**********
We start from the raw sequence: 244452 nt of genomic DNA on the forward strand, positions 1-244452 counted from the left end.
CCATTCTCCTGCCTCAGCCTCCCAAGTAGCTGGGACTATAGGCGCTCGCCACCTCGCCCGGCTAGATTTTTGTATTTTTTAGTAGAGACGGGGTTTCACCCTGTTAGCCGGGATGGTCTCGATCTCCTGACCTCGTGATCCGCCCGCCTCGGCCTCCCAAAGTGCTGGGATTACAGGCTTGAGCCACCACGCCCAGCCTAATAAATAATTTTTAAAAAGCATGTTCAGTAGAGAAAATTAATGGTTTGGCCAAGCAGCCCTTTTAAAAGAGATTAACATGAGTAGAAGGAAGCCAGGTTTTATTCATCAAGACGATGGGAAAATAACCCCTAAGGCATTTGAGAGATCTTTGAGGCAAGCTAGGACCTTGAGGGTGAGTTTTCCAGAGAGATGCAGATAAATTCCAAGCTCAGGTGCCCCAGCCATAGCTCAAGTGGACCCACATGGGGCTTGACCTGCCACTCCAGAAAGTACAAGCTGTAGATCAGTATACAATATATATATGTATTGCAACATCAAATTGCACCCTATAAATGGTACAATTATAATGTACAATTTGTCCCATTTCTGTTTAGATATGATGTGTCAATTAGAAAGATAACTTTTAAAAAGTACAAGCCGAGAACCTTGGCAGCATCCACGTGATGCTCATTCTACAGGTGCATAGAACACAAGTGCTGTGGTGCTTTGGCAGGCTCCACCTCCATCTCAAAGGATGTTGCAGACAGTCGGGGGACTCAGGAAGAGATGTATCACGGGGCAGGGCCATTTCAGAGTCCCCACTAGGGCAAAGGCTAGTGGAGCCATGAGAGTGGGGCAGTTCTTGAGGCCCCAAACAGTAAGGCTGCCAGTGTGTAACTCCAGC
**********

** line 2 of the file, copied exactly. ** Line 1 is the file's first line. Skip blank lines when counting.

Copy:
CCATTCTCCTGCCTCAGCCTCCCAAGTAGCTGGGACTATAGGCGCTCGCCACCTCGCCCGGCTAGATTTTTGTATTTTTTAGTAGAGACGGGGTTTCACCCTGTTAGCCGGGATGGTCTCGATCTCCTGACCTCGTGATCCGCCCGCCTCGGCCTCCCAAAGTGCTGGGATTACAGGCTTGAGCCACCACGCCCAGCCTAATAAATAATTTTTAAAAAGCATGTTCAGTAGAGAAAATTAATGGTTTGGCCAAGCAGCCCTTTTAAAAGAGATTAACATGAGTAGAAGGAAGCCAGGTTTTATTCATCAAGACGATGGGAAAATAACCCCTAAGGCATTTGAGAGATCTTTGAGGCAAGCTAGGACCTTGAGGGTGAGTTTTCCAGAGAGATGCAGATAAATTCCAAGCTCAGGTGCCCCAGCCATAGCTCAAGTGGACCCACATGGGGCTTGACCTGCCACTCCAGAAAGTACAAGCTGTAGATCAGTATACAATATATATATGTATTGCAACATCAAATTGCACCCTATAAATGGTACAATTATAATGTACAATTTGTCCCATTTCTGTTTAGATATGATGTGTCAATTAGAAAGATAACTTTTAAAAAGTACAAGCCGAGAACCTTGGCAGCATCCACGTGATGCTCATTCTACAGGTGCATAGAACACAAGTGCTGTGGTGCTTTGGCAGGCTCCACCTCCATCTCAAAGGATGTTGCAGACAGTCGGGGGACTCAGGAAGAGATGTATCACGGGGCAGGGCCATTTCAGAGTCCCCACTAGGGCAAAGGCTAGTGGAGCCATGAGAGTGGGGCAGTTCTTGAGGCCCCAAACAGTAAGGCTGCCAGTGTGTAACTCCAGC